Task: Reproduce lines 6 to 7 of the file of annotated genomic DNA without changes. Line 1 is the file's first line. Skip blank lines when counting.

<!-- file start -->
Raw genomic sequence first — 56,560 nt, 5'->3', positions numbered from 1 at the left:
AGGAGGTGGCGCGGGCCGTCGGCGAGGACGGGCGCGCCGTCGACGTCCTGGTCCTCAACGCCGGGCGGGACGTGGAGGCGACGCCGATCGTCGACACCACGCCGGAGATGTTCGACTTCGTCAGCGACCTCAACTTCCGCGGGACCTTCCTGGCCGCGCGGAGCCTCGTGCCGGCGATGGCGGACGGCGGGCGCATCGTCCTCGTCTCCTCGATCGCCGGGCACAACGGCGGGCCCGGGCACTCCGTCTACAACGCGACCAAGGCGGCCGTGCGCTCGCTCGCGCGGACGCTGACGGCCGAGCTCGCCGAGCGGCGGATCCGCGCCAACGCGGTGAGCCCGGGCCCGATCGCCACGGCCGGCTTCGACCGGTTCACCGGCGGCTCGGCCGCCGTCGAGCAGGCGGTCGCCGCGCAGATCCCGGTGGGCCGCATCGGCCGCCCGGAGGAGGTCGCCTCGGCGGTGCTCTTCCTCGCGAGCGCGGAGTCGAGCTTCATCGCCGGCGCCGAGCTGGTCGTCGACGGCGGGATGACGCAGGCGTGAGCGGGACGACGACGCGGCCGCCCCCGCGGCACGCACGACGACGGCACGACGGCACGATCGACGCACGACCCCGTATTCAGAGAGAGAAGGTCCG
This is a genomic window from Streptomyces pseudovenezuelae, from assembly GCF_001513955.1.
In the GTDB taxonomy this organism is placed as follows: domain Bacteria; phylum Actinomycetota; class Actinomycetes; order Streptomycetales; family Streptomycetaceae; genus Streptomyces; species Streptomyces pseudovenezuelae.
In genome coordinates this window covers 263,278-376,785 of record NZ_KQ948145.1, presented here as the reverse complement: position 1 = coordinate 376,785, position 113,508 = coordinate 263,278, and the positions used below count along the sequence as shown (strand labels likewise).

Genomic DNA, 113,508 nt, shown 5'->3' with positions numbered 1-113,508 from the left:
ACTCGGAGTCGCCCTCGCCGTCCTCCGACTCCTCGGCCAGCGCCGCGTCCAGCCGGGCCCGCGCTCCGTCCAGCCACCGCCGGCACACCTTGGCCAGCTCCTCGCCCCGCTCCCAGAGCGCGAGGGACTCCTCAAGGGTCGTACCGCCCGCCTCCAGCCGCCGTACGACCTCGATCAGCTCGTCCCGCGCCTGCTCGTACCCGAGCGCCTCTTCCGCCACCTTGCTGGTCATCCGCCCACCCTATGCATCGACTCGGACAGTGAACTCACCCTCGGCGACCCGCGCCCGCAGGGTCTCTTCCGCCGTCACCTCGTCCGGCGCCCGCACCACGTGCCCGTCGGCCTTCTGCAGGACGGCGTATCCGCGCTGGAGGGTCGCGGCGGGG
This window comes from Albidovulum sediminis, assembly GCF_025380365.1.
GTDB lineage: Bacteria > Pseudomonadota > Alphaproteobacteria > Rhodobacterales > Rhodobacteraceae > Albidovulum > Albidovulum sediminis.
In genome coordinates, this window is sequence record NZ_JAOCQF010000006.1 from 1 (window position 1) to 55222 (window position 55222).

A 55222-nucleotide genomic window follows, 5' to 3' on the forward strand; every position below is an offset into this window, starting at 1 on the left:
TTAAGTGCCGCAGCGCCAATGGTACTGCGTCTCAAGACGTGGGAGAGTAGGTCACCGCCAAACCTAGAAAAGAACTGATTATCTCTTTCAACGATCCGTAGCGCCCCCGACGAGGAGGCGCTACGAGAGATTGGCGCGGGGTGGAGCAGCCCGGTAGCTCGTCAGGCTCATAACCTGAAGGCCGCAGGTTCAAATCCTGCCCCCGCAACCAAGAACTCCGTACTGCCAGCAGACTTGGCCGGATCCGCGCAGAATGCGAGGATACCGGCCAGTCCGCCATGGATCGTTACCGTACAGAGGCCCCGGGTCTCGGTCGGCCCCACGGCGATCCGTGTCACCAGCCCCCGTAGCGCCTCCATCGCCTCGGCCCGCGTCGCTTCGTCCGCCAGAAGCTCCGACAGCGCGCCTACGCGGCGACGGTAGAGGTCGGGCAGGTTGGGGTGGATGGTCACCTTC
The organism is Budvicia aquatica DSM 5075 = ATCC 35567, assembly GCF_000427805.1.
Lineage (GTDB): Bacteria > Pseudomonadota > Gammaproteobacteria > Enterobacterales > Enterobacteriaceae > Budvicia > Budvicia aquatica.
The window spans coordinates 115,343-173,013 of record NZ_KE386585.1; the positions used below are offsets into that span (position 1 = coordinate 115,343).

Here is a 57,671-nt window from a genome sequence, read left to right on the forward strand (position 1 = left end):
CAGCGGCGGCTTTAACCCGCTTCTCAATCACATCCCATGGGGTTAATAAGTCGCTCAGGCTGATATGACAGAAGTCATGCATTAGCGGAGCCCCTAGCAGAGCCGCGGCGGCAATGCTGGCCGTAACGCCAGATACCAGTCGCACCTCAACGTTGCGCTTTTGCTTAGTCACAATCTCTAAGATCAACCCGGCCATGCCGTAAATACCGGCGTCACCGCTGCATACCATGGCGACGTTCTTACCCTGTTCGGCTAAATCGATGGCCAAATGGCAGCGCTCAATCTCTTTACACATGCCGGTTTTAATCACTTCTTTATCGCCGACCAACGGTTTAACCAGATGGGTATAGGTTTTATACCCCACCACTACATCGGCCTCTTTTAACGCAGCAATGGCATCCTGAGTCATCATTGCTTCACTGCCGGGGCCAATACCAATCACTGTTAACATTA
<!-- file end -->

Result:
Genomic DNA, 113,508 nt, shown 5'->3' with positions numbered 1-113,508 from the left:
ACTCGGAGTCGCCCTCGCCGTCCTCCGACTCCTCGGCCAGCGCCGCGTCCAGCCGGGCCCGCGCTCCGTCCAGCCACCGCCGGCACACCTTGGCCAGCTCCTCGCCCCGCTCCCAGAGCGCGAGGGACTCCTCAAGGGTCGTACCGCCCGCCTCCAGCCGCCGTACGACCTCGATCAGCTCGTCCCGCGCCTGCTCGTACCCGAGCGCCTCTTCCGCCACCTTGCTGGTCATCCGCCCACCCTATGCATCGACTCGGACAGTGAACTCACCCTCGGCGACCCGCGCCCGCAGGGTCTCTTCCGCCGTCACCTCGTCCGGCGCCCGCACCACGTGCCCGTCGGCCTTCTGCAGGACGGCGTATCCGCGCTGGAGGGTCGCGGCGGGG